Epilepsy in animals
Epilepsy is a term used to describe repeated episodes of seizures. A seizure may also be referred to as a convulsion or a fit and is a result of abnormal brain activity leading to involuntary muscle activity.
Thankfully less than 1% of dogs and cats will suffer from epilepsy. The condition can be scary to witness, but most fits do not last more than a few minutes. If fitting lasts longer than this (status epilepticus) and occurs with frequency than you should seek veterinary attention for your pet.
If left untreated status epilepticus and epilepsy can lead to irreversible brain changes and may even reduce your pet's life expectancy.
What causes a seizure in pets?
There can be many causes of seizures, and these might include but are not limited to:
- Ingestion of a toxin (snail bait is a common cause)
- Underlying liver or kidney disease or other metabolic disease
- No known cause “idiopathic”
- Brain trauma
- Brain cancer
A pet who is experiencing repeated numbers of seizures, clusters of seizures, or seizures lasting for an extended period, requires a thorough medical examination. If an underlying cause for the seizure is not able to be identified, a diagnosis of idiopathic epilepsy is made.
Idiopathic epilepsy generally starts between the ages of 6 months to 3 years.
The underlying cause of idiopathic epilepsy is not entirely understood; however, the condition can be hereditary and is more common in the following breeds:
- Border Collies
What are the signs of epilepsy?
The signs of seizures can be either:
- Partial: a patient will remain conscious during the seizure but may show changes in their behaviour or their mobility.
- Generalised: these seizures involve the entire body. These animals may become stiff, they chomp their jaw, urinate, defecate, vocalise and paddle their limbs. They are generally not aware of any stimulus during the seizure and do not feel pain.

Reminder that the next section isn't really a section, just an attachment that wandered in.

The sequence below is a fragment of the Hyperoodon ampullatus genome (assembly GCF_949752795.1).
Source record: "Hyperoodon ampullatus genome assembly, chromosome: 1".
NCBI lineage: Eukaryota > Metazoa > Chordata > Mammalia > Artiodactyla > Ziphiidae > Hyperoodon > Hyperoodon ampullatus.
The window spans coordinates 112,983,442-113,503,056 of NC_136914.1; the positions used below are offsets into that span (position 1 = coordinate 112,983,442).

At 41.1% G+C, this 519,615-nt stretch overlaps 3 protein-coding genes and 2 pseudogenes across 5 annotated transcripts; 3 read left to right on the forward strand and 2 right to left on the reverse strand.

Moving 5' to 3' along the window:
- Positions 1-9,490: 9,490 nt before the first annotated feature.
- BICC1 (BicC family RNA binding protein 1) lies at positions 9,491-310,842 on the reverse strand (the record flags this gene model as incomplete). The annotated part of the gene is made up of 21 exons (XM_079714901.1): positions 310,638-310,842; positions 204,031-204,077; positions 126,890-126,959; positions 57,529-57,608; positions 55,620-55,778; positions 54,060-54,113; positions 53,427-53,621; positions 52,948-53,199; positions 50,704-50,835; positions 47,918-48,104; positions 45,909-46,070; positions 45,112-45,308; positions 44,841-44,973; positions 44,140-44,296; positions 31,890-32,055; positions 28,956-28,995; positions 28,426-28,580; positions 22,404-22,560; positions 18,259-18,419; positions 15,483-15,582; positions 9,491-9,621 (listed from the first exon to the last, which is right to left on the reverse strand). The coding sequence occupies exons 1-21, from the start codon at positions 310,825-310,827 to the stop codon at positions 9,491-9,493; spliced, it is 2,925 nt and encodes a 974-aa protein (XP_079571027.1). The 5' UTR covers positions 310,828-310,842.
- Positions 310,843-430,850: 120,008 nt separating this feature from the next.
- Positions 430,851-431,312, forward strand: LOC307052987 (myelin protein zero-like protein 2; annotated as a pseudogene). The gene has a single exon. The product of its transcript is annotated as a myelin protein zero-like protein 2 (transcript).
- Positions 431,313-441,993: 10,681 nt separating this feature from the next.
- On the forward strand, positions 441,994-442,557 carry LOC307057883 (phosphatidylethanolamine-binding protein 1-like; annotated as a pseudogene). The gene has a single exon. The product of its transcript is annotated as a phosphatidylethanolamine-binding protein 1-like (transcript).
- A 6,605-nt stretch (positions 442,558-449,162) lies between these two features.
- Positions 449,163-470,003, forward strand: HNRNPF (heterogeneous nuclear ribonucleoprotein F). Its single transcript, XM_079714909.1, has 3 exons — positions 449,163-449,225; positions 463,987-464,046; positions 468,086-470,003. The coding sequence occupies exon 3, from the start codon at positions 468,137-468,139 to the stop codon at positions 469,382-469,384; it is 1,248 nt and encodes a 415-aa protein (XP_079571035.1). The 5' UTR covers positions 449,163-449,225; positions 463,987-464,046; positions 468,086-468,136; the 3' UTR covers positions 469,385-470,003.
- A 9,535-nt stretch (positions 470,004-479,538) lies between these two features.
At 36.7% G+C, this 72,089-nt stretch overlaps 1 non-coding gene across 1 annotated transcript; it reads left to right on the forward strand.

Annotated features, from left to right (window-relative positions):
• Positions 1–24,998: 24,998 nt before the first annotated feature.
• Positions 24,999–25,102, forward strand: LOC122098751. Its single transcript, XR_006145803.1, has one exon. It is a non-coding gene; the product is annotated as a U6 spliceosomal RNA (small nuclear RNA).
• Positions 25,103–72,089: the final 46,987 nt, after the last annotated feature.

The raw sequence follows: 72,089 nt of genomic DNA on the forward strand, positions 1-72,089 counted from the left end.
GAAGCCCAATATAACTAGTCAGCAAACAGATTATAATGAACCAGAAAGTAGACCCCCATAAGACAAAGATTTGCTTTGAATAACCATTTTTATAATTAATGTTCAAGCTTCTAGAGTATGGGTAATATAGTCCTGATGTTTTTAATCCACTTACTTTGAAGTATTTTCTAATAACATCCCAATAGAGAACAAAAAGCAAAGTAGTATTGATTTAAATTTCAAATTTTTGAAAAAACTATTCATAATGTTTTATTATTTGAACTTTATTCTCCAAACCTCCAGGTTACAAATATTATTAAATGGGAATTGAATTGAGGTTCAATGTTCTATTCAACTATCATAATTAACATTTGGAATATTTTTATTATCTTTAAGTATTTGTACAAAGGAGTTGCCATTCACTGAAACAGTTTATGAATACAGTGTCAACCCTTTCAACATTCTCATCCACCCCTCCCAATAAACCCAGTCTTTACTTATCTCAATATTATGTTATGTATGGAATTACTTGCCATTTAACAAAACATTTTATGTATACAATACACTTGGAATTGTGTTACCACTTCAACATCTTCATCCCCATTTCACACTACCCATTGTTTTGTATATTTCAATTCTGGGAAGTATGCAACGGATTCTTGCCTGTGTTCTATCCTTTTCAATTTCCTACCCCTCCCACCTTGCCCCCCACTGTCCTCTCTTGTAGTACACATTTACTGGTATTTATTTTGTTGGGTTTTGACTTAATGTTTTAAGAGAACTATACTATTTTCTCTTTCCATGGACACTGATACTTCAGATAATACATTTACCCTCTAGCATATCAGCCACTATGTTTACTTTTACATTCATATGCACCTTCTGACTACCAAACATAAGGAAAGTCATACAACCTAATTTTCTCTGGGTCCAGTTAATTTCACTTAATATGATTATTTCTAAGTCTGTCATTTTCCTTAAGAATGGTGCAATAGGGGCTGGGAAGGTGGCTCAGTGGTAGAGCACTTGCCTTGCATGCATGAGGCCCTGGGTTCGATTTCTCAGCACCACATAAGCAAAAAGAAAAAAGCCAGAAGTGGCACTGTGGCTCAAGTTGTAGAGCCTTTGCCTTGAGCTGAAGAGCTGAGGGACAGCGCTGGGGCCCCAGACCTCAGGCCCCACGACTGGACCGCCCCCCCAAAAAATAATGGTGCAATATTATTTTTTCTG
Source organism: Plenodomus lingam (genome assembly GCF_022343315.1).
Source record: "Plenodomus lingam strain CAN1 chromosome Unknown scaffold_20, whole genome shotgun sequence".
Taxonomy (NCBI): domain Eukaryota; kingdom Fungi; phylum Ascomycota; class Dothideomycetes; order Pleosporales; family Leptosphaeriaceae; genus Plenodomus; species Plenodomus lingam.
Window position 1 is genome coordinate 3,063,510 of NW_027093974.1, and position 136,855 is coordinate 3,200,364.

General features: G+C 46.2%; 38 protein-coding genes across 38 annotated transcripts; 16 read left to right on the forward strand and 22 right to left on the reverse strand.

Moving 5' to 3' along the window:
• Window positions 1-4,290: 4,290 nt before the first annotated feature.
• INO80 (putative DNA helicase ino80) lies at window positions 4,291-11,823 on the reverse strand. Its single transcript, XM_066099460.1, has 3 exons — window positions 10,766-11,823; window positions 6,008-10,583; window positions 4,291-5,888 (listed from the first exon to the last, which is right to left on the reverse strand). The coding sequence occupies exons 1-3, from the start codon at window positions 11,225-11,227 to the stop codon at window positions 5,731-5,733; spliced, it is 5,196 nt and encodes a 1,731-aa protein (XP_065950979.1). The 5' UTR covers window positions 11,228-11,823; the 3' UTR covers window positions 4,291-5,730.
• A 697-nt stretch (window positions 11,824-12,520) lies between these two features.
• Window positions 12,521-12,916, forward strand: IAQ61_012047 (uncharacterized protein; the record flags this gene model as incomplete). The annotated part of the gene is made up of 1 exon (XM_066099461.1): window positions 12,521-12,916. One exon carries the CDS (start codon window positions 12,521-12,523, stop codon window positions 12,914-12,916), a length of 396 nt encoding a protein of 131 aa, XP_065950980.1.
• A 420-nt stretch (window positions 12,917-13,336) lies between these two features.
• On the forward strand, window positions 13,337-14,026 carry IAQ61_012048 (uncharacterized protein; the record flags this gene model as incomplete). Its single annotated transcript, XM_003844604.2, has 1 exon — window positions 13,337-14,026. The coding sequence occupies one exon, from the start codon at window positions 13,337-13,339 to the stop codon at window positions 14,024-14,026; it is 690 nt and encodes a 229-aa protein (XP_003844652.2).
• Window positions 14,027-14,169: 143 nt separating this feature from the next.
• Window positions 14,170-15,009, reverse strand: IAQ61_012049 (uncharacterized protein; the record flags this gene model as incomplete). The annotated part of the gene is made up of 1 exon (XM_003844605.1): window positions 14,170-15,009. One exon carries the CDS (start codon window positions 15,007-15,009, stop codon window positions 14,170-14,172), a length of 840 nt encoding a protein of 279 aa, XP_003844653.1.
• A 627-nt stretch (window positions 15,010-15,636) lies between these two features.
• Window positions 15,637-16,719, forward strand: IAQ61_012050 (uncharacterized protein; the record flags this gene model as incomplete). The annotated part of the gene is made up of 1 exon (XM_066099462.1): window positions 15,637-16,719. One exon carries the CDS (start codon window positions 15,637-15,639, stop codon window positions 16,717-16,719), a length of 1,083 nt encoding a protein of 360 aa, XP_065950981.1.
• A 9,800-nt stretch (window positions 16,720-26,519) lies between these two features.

Seizures that last more than 30 minutes can cause permanent brain damage to your pet.
How is epilepsy diagnosed?
Your veterinarian will undertake a thorough examination of your pet, and this will include a neurological assessment, blood and urine tests and may also involve further imaging. These diagnostic tests will help rule out underlying causes such as poisoning and metabolic disease. Advanced imaging may be required to rule out brain cancer.
Pets that experience epilepsy frequently generally require medication. This anti-epileptic medication can help reduce the number, severity and duration of seizures. Medication for seizures may be necessary for life. Health checks with your veterinarian every six to twelve months are recommended.
Managing your pet's epilepsy at home
- Ensure you give medication as directed and do not stop or change the dose suddenly without discussing this with your veterinarian.
- Keep a calendar of the seizure activity and time the seizure so you can report back to your veterinarian. Information about seizure activity helps with diagnosis and management.
- If your pet is having a seizure, move furniture and other objects away the pet to prevent them from injuring themselves.
- Do not put your hands too close to your pet's mouth if they are having a seizure to prevent yourself from accidental bites.
- If your pet has been diagnosed with epilepsy and there are any changes in your pet's behaviour or they are experiencing an increased number of seizures, you should always contact your veterinarian for advice.